Fresh water pearls make up more than 90% of today’s world wide pearl market, and have never been so large or so widely accessible in human history. Although fresh water pearls have been found all over the world, the most notable cultivation have been in the US, Japan and China. Dependent on the shell they are harvested from the natural colors can vary wildly from white, cream, through golden, pink, lavender and sometimes soft blue. Beyond the natural colors, Chinese fresh water pearls are available in a dizzying array of non-natural dyed and treated colors.

Pearl cultivating operations in Lake Biwa Japan began in the 1920′s and enjoyed a boom of production before dying out in the 1980′s due to polluted waters. The introduction of cultured Japanese fresh water pearls in unusual shapes, gave rise to the term “Biwa” which is now commonly used to describe the shape of a pearl. Alongside Lake Biwa was the fresh water pearl production at Lake Kasumi Ga Ura Japan, which despite a nearly two decade interruption in production is now the ONLY fresh water pearl production in Japan.  Many pearl dealers now refer to Chinese fresh water ripple pearls as “Chinese Kasumi”, or even simply “Kasumi” pearls.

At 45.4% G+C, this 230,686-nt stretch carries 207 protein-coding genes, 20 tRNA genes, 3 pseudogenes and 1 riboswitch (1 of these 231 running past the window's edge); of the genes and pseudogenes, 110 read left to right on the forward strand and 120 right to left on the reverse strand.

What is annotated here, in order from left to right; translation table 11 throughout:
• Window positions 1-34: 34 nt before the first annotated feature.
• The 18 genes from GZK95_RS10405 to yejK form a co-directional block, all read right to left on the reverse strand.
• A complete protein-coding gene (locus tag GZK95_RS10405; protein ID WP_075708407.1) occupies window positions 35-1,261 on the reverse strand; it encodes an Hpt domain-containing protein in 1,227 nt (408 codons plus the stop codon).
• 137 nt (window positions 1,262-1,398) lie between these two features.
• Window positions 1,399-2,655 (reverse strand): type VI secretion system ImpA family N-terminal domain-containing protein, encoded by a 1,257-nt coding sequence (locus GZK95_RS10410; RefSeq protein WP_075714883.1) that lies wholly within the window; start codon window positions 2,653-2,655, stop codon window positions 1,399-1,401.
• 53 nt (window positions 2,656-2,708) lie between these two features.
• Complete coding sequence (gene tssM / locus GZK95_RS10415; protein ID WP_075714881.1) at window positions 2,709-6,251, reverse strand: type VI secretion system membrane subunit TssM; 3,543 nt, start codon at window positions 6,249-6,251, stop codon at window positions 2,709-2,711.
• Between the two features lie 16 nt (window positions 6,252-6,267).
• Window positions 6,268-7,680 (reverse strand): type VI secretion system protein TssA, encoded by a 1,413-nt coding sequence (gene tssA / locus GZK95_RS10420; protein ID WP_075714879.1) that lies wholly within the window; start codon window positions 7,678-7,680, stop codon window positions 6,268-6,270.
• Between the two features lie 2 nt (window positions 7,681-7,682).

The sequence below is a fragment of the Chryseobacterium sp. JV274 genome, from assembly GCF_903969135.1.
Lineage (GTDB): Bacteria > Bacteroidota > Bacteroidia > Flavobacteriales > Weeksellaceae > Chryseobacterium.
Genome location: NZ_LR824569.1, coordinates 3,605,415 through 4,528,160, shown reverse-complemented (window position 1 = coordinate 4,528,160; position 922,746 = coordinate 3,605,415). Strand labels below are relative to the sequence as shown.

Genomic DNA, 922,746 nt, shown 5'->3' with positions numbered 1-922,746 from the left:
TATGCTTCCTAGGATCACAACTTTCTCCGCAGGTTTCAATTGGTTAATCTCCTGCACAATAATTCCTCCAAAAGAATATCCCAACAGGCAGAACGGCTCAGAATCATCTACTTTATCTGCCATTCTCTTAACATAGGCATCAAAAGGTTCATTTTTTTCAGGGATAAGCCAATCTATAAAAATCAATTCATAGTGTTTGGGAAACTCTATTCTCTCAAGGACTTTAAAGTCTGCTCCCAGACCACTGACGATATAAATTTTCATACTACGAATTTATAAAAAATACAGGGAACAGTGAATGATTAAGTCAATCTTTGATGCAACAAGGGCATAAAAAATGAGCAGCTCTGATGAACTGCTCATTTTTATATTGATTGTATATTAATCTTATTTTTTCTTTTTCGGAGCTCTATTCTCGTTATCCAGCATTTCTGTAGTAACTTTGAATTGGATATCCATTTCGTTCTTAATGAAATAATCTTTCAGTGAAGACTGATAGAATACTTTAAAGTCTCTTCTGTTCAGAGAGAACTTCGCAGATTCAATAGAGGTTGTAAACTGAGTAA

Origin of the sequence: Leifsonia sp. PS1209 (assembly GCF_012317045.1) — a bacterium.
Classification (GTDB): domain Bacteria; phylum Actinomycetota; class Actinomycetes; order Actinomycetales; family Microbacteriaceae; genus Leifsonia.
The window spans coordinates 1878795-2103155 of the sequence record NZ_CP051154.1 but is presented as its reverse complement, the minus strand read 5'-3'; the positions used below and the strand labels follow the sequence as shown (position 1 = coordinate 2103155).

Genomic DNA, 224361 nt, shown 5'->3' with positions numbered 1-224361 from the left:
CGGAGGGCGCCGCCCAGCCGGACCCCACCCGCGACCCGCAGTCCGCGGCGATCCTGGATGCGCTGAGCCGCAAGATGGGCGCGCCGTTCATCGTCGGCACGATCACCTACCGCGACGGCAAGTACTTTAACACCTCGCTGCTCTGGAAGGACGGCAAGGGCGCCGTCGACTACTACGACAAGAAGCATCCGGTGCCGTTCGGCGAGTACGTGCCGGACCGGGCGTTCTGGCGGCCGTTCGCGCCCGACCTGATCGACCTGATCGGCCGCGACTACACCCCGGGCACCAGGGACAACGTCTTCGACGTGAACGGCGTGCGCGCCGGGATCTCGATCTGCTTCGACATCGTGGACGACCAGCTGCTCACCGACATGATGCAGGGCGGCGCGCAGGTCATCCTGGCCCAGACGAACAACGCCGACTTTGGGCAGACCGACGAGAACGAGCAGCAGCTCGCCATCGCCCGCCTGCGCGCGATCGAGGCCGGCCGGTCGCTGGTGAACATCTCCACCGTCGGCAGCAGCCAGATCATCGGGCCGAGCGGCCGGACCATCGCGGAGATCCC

To date, there are three people employed in the fresh water pearl production in Japan. The pearls they produce are very dear and lovingly farmed in accordance with the wonders of nature. 

Fresh water pearl production in China began in the 1970′s although China had been creating may be pearls on the inside of fresh water pearl mussels for centuries. 

Fresh water pearls produced in China were very baroque in shape, earning the title “rice crispies”. For the most part Chinese fresh water pearls are grown by using an implantation of mantle tissue and often dozens of pearls are harvested from the same shell. In recent years China has started to produce rather large bead nucleated round and baroque pearls which require a much more.


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